The building Dragan refers to is still the facility that Draganfly Innovations operates from today. It’s a single-storey brick building on St. George Avenue in Saskatoon. With a proper manufacturing facility and office space, Dragan was ready for growth. He hired additional staff.
In the early 2000s, Draganfly Innovations was finding its place in the business world. These were the early days of the internet. Online business models were not yet proven, consumers were highly skeptical, and many of the major online retail platforms were in their infancy. Dragan saw opportunity, experimented, and adapted. His press release campaign directed people to Draganfly’s website. He sold hobby parts through his own online retail store, called RCToys.com, and also through the large online retailers.
“We used to sell tons of stuff through eBay and Amazon. I have crazy stories about how these sites worked. There were these tiny remote-control helicopters that were a fad at the time, and I bought replacement blades and rotors from China by the tens of thousands. People bought them from us. We were selling between $10,000 and $14,000 a day in these parts. I’ve never seen anything like it since because eventually Amazon’s algorithms caught up with how sellers were using their site and now when a seller is doing well Amazon will find a way to control the product. If we had a certain battery charger that we’d sell fifty of in one month, soon after Amazon would be selling the product itself. They would buy direct from the manufacturer and there’s no way we’d be able to get under their price. It’s a lot harder now for entrepreneurs, because Amazon controls the price unless you have a unique product.”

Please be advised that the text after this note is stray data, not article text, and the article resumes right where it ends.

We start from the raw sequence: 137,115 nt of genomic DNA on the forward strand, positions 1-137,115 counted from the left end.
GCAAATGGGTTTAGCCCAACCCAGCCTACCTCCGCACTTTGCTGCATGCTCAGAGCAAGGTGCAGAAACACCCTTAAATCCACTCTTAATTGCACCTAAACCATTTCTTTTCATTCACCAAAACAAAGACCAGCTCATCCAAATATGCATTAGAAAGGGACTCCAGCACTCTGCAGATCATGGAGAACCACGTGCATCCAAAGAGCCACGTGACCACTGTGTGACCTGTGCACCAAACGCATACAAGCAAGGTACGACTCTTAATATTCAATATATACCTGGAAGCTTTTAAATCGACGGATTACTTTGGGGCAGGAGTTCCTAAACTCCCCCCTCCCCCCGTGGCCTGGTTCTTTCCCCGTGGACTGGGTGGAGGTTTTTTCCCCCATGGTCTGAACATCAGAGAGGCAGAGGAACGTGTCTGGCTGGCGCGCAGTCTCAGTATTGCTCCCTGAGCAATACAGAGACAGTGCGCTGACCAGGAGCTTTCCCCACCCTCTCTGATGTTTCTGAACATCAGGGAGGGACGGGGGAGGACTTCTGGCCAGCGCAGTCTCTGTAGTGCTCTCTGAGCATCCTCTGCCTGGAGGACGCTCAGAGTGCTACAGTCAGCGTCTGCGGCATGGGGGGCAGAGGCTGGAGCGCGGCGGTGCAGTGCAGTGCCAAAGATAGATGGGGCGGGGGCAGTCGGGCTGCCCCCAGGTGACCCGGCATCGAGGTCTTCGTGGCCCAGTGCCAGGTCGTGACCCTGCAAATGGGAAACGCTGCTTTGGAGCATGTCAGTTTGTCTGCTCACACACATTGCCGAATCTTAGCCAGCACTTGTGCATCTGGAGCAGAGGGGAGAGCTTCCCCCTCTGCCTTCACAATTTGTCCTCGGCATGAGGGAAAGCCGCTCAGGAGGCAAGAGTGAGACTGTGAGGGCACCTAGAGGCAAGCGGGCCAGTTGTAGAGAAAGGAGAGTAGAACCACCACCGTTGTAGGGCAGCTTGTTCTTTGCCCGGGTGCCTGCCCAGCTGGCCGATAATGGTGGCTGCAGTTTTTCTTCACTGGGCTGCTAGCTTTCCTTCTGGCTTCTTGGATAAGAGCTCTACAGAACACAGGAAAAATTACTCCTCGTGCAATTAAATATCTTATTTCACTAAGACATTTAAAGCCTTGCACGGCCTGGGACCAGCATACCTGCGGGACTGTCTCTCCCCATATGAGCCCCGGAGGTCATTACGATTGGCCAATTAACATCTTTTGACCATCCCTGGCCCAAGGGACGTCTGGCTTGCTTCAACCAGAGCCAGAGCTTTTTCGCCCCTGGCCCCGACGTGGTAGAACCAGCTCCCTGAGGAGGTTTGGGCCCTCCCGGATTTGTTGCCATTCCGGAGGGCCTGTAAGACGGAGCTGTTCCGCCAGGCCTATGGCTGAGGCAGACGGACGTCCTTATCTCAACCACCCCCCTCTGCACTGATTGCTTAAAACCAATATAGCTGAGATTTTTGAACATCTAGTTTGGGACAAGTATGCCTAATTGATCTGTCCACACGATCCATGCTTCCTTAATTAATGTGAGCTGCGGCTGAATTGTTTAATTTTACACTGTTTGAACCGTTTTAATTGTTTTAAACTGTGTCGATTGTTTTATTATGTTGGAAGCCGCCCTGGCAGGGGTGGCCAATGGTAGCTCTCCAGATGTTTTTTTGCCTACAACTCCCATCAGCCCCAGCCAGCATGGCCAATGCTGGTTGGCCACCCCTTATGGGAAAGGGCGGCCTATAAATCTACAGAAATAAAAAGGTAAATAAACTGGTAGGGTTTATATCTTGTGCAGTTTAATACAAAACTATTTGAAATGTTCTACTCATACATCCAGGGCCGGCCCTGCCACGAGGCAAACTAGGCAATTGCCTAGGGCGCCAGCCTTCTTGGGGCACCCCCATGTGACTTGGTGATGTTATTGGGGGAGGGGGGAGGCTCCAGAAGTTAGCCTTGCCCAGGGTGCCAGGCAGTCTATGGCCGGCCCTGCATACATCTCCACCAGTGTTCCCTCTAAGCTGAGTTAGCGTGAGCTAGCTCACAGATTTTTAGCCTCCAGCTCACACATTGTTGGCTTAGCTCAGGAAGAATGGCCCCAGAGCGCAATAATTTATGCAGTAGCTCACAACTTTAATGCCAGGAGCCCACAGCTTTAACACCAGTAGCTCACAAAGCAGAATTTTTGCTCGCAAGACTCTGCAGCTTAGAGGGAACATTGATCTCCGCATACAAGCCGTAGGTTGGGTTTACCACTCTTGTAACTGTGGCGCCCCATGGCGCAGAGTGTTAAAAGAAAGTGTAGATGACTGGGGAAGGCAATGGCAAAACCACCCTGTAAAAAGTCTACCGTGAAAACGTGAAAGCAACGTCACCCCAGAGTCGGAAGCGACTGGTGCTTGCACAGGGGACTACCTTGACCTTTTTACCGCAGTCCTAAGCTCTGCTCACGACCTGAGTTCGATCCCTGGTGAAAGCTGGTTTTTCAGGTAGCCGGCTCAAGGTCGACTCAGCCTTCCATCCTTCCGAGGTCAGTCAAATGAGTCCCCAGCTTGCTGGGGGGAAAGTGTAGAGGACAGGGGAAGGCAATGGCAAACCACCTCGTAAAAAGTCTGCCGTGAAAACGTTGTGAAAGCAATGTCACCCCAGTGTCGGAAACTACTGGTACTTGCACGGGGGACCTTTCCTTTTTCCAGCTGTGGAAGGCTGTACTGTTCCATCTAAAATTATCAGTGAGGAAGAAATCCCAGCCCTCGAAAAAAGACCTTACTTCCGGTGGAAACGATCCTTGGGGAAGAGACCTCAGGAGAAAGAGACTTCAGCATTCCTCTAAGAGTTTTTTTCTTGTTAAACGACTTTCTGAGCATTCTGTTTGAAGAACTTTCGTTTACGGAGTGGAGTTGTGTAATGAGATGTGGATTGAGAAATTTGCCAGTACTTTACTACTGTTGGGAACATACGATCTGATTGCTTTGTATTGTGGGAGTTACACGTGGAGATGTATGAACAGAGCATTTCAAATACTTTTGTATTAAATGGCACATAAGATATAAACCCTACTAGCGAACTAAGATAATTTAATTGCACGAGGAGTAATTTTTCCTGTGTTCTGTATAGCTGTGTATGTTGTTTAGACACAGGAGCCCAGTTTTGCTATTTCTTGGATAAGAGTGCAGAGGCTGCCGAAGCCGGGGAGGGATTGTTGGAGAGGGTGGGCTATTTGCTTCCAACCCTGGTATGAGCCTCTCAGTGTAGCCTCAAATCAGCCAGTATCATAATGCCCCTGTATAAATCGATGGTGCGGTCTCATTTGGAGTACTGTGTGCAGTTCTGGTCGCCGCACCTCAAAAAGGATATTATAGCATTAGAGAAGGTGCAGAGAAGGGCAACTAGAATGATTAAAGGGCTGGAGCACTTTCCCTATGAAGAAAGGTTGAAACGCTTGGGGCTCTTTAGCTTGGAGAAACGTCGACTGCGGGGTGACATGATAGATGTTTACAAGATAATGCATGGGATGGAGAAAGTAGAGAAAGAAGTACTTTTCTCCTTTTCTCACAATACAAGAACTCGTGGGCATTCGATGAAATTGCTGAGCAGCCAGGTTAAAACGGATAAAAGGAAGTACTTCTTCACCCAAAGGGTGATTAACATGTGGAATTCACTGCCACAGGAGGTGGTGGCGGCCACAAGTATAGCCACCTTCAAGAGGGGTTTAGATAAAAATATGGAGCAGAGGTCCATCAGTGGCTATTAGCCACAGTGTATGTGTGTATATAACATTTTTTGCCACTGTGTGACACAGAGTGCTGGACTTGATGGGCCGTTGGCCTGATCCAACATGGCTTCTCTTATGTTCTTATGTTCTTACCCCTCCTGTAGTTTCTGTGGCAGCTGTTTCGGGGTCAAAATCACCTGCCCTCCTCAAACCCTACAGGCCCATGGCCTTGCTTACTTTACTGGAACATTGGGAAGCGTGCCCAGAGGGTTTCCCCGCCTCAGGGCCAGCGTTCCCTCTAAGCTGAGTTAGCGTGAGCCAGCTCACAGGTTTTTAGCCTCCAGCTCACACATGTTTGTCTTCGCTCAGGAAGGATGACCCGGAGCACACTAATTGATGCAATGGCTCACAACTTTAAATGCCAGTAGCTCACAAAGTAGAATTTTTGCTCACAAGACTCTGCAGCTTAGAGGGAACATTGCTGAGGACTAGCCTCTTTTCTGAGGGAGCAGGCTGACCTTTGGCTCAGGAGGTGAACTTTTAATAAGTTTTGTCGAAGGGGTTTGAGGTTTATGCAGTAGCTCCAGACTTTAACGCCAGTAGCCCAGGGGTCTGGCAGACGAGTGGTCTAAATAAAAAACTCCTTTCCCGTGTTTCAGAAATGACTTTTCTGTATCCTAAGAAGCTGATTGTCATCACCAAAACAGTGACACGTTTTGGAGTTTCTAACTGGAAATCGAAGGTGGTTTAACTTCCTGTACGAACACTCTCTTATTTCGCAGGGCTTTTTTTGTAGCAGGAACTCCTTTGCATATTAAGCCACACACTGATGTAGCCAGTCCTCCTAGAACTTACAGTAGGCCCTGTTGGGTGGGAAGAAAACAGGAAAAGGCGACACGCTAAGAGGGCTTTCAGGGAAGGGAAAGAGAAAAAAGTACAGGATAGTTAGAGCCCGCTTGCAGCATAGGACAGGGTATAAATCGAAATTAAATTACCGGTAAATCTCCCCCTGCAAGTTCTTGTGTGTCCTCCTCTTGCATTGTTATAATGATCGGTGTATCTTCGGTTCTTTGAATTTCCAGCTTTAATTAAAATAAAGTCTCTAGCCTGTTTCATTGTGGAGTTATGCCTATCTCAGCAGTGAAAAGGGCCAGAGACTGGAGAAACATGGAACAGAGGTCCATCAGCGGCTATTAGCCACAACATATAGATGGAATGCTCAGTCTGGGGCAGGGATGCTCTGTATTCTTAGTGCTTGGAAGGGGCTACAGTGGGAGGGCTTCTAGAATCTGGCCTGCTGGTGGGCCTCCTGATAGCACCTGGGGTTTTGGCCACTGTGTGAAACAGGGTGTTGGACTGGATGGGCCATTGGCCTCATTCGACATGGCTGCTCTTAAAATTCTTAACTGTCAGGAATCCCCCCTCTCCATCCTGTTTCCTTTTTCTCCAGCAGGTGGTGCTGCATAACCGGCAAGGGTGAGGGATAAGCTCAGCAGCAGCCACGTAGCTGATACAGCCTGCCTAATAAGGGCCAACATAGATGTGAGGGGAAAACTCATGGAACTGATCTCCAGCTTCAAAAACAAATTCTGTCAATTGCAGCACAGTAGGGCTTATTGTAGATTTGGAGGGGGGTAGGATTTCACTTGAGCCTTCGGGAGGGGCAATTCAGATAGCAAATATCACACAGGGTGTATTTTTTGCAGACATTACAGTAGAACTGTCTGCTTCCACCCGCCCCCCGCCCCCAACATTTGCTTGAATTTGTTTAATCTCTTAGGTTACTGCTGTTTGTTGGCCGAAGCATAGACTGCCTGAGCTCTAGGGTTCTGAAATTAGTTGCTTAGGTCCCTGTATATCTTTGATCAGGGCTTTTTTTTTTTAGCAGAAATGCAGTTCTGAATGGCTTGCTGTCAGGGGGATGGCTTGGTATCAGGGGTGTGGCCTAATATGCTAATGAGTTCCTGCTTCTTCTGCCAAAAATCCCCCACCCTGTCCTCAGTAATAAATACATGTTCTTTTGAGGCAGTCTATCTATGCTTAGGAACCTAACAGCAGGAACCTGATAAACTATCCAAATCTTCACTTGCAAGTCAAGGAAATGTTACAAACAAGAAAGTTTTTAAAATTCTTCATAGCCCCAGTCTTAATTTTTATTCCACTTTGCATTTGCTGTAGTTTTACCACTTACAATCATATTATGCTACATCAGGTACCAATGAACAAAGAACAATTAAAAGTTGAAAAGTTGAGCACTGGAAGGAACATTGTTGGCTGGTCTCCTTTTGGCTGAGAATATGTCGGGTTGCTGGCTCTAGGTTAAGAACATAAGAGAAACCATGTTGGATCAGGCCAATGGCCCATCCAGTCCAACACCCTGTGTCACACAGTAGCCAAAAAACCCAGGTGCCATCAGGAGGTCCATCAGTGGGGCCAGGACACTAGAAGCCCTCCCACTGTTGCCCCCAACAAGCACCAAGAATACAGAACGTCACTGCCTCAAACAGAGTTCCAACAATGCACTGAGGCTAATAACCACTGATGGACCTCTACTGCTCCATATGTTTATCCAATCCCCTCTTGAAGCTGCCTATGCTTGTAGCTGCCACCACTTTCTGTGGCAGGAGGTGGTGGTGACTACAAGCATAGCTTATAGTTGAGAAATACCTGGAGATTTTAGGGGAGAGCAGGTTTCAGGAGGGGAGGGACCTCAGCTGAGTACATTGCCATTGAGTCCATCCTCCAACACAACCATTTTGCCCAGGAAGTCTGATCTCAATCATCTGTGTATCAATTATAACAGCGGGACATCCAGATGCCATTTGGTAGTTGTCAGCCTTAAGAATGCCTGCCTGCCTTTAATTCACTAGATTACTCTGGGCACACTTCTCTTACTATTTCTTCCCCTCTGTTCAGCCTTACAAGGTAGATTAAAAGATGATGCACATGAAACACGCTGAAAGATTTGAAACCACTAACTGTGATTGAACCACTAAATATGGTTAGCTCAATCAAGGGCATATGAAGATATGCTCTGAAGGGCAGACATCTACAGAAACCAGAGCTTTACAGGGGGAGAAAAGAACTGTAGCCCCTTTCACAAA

Draganfly was in growth mode during the early 2000s. The Draganflyer quad-rotor helicopter was a leading-edge product in high demand. The press releases worked well and the company had figured out how to use the internet as a sales platform.
Growth creates challenges, and Dragan has had to work through his fair share. Financing has never been one of his struggles, though, thanks to having saved some of the money from his pre-Draganfly success and to sage advice from one of his advisors. “I had to get an accountant when I incorporated. He told me what he sees when companies borrow money. Something goes wrong and they lose their business. Right up to the day I sold the business I never borrowed a dime of money. I had a line of credit for about a year but we never used it, so we shut it down.”
Dragan is realistic about his approach to financing when the industry was still in its infancy. “We were spending a lot of money on research and development, but that was all self-funded through sales. It sounds great, but it limits your growth. We had an amazing product and if we had pushed harder we might have had a much larger company.”
CUSTOMER-FOCUSED PRODUCT INNOVATION
From 1999 to 2005, the company sold roughly 8,000 Draganflyer helicopters. Draganfly grew because it was willing to adjust the product around what people wanted. “We had constant feedback and saw what people were using it for. So we used that customer information to improve the product.”
They installed a video camera, and then improved the way the camera was mounted so it was stabilized. Each version was slightly more sophisticated. It was a premium product. The fifth iteration sold for roughly US$1,000.
Always in touch with consumer trends, Draganfly got into the electric airplane market as the fixed-wing drone trend emerged. The company sold lithium batteries from 2004 to 2016, and at one point was the largest distributor of lithium batteries in Canada and among the top five in the US.